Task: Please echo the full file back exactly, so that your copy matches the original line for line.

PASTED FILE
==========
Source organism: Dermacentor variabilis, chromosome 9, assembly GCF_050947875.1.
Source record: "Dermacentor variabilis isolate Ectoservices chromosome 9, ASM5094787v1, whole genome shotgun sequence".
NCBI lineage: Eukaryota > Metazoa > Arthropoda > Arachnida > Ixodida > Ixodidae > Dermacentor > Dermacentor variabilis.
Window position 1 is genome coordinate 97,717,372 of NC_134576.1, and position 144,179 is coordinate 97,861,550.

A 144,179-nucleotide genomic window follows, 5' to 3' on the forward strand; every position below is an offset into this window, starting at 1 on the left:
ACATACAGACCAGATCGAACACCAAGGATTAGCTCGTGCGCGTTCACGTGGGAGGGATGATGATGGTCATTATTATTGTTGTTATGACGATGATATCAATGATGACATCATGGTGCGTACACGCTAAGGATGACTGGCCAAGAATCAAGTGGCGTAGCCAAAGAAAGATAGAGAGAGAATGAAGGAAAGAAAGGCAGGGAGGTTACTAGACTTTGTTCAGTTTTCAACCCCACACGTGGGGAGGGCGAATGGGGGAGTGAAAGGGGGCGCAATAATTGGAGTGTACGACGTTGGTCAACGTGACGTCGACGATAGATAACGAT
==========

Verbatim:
Source organism: Dermacentor variabilis, chromosome 9, assembly GCF_050947875.1.
Source record: "Dermacentor variabilis isolate Ectoservices chromosome 9, ASM5094787v1, whole genome shotgun sequence".
NCBI lineage: Eukaryota > Metazoa > Arthropoda > Arachnida > Ixodida > Ixodidae > Dermacentor > Dermacentor variabilis.
Window position 1 is genome coordinate 97,717,372 of NC_134576.1, and position 144,179 is coordinate 97,861,550.

A 144,179-nucleotide genomic window follows, 5' to 3' on the forward strand; every position below is an offset into this window, starting at 1 on the left:
ACATACAGACCAGATCGAACACCAAGGATTAGCTCGTGCGCGTTCACGTGGGAGGGATGATGATGGTCATTATTATTGTTGTTATGACGATGATATCAATGATGACATCATGGTGCGTACACGCTAAGGATGACTGGCCAAGAATCAAGTGGCGTAGCCAAAGAAAGATAGAGAGAGAATGAAGGAAAGAAAGGCAGGGAGGTTACTAGACTTTGTTCAGTTTTCAACCCCACACGTGGGGAGGGCGAATGGGGGAGTGAAAGGGGGCGCAATAATTGGAGTGTACGACGTTGGTCAACGTGACGTCGACGATAGATAACGAT